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A History of the Irish Language: From the Norman Invasion to Independence

By Aidan Doyle

This book "sets the history of the Irish language in its political and cultural context" and "makes available for the first time material that has previously been inaccessible to non-Irish speakers."


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The Cambridge Handbook of Pragmatics

Edited By Keith Allan and Kasia M. Jaszczolt

This book "fills the unquestionable need for a comprehensive and up-to-date handbook on the fast-developing field of pragmatics" and "includes contributions from many of the principal figures in a wide variety of fields of pragmatic research as well as some up-and-coming pragmatists."


Academic Paper


Title: Optional elements and variant structures in the productions of bei2 ‘to give’ dative constructions in Cantonese-speaking adults and three-year-old children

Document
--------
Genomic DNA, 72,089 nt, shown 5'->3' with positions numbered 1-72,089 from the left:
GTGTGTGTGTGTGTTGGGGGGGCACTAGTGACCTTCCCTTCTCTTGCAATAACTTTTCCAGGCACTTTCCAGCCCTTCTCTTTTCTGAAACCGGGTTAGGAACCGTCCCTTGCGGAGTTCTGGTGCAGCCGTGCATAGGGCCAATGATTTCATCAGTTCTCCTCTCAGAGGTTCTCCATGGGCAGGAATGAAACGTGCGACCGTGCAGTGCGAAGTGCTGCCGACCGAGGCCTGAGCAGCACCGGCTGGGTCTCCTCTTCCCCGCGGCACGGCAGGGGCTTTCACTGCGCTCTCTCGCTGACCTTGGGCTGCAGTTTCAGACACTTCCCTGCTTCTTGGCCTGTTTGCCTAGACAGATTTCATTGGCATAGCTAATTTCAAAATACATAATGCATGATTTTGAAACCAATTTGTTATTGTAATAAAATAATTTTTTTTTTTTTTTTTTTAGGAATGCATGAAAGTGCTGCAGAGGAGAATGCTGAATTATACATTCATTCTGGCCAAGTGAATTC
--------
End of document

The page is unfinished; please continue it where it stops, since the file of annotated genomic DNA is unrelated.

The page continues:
Author: Anita M. Y. Wong
Institution: University of Hong Kong
Author: Dorcas C. Chow
Institution: University of Hong Kong
Author: Catherine Mcbride-Cheng
Institution: Chinese University of Hong Kong
Author: Stephanie F. Stokes
Institution: University of Canterbury
Linguistic Field: Language Acquisition; Syntax
Subject Language: Chinese, Yue
Abstract: To express object transfer, Cantonese-speakers use a ‘ditransitive’ ([V–R–T] or [V–T–R] where V=Verb, T=Theme, R=Recipient), or a more complex prepositional/serial-verb (P/SV) construction. Clausal elements in Cantonese datives can be optional (resulting in ‘full’ versus ‘non-full’ forms) or appear in variant orders (full non-canonical and full canonical). We report on usage of dative constructions with the word bei2 ‘to give’ in 86 parents and 53 three-year-old children during conversations. The parents used more P/SV than ditransitive bei2-datives, and vice versa for the children. Both groups showed a similar usage pattern of optional elements and variant structures in their ditransitive and P/SV bei2-datives. The roles of multiple construction types, optional elements and variant structures in children's learning of bei2-dative constructions are described.

CUP AT LINGUIST

This article appears IN Journal of Child Language Vol. 37, Issue 1, which you can READ on Cambridge's site or on LINGUIST .



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